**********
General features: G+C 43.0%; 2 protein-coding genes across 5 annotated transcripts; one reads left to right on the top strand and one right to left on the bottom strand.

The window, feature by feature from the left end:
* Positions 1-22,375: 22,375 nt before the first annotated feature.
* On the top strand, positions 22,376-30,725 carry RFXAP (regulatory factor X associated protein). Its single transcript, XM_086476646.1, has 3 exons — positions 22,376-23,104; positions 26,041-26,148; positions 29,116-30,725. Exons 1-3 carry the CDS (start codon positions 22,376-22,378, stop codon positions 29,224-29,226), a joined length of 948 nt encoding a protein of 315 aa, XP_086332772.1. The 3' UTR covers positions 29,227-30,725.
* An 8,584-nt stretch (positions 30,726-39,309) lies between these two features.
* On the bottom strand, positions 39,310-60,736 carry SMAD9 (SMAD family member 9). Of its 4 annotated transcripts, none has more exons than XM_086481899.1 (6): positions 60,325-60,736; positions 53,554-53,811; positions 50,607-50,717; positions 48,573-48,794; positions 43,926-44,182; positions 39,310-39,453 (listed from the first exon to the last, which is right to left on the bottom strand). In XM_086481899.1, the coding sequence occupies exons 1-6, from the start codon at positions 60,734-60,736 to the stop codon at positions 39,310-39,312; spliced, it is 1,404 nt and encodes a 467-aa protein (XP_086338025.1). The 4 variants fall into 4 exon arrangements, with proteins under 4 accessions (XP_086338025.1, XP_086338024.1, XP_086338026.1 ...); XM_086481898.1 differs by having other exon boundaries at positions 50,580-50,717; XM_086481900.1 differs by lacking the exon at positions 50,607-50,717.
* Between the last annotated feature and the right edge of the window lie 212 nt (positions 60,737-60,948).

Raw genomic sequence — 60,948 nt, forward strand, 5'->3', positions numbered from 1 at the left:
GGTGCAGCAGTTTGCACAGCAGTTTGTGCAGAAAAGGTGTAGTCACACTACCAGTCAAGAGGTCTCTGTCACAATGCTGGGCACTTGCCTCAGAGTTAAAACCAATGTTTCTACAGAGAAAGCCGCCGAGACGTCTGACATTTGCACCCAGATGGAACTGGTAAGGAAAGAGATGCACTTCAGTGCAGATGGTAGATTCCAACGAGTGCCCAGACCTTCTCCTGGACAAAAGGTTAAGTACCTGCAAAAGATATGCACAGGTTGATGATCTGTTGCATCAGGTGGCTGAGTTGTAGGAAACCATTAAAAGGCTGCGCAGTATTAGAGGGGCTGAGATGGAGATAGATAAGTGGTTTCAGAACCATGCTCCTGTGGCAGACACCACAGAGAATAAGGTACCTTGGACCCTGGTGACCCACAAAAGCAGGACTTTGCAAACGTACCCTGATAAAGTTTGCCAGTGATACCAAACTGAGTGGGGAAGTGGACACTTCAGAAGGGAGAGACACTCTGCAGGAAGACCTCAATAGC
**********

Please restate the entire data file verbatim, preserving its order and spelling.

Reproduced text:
General features: G+C 43.0%; 2 protein-coding genes across 5 annotated transcripts; one reads left to right on the top strand and one right to left on the bottom strand.

The window, feature by feature from the left end:
* Positions 1-22,375: 22,375 nt before the first annotated feature.
* On the top strand, positions 22,376-30,725 carry RFXAP (regulatory factor X associated protein). Its single transcript, XM_086476646.1, has 3 exons — positions 22,376-23,104; positions 26,041-26,148; positions 29,116-30,725. Exons 1-3 carry the CDS (start codon positions 22,376-22,378, stop codon positions 29,224-29,226), a joined length of 948 nt encoding a protein of 315 aa, XP_086332772.1. The 3' UTR covers positions 29,227-30,725.
* An 8,584-nt stretch (positions 30,726-39,309) lies between these two features.
* On the bottom strand, positions 39,310-60,736 carry SMAD9 (SMAD family member 9). Of its 4 annotated transcripts, none has more exons than XM_086481899.1 (6): positions 60,325-60,736; positions 53,554-53,811; positions 50,607-50,717; positions 48,573-48,794; positions 43,926-44,182; positions 39,310-39,453 (listed from the first exon to the last, which is right to left on the bottom strand). In XM_086481899.1, the coding sequence occupies exons 1-6, from the start codon at positions 60,734-60,736 to the stop codon at positions 39,310-39,312; spliced, it is 1,404 nt and encodes a 467-aa protein (XP_086338025.1). The 4 variants fall into 4 exon arrangements, with proteins under 4 accessions (XP_086338025.1, XP_086338024.1, XP_086338026.1 ...); XM_086481898.1 differs by having other exon boundaries at positions 50,580-50,717; XM_086481900.1 differs by lacking the exon at positions 50,607-50,717.
* Between the last annotated feature and the right edge of the window lie 212 nt (positions 60,737-60,948).

Raw genomic sequence — 60,948 nt, forward strand, 5'->3', positions numbered from 1 at the left:
GGTGCAGCAGTTTGCACAGCAGTTTGTGCAGAAAAGGTGTAGTCACACTACCAGTCAAGAGGTCTCTGTCACAATGCTGGGCACTTGCCTCAGAGTTAAAACCAATGTTTCTACAGAGAAAGCCGCCGAGACGTCTGACATTTGCACCCAGATGGAACTGGTAAGGAAAGAGATGCACTTCAGTGCAGATGGTAGATTCCAACGAGTGCCCAGACCTTCTCCTGGACAAAAGGTTAAGTACCTGCAAAAGATATGCACAGGTTGATGATCTGTTGCATCAGGTGGCTGAGTTGTAGGAAACCATTAAAAGGCTGCGCAGTATTAGAGGGGCTGAGATGGAGATAGATAAGTGGTTTCAGAACCATGCTCCTGTGGCAGACACCACAGAGAATAAGGTACCTTGGACCCTGGTGACCCACAAAAGCAGGACTTTGCAAACGTACCCTGATAAAGTTTGCCAGTGATACCAAACTGAGTGGGGAAGTGGACACTTCAGAAGGGAGAGACACTCTGCAGGAAGACCTCAATAGC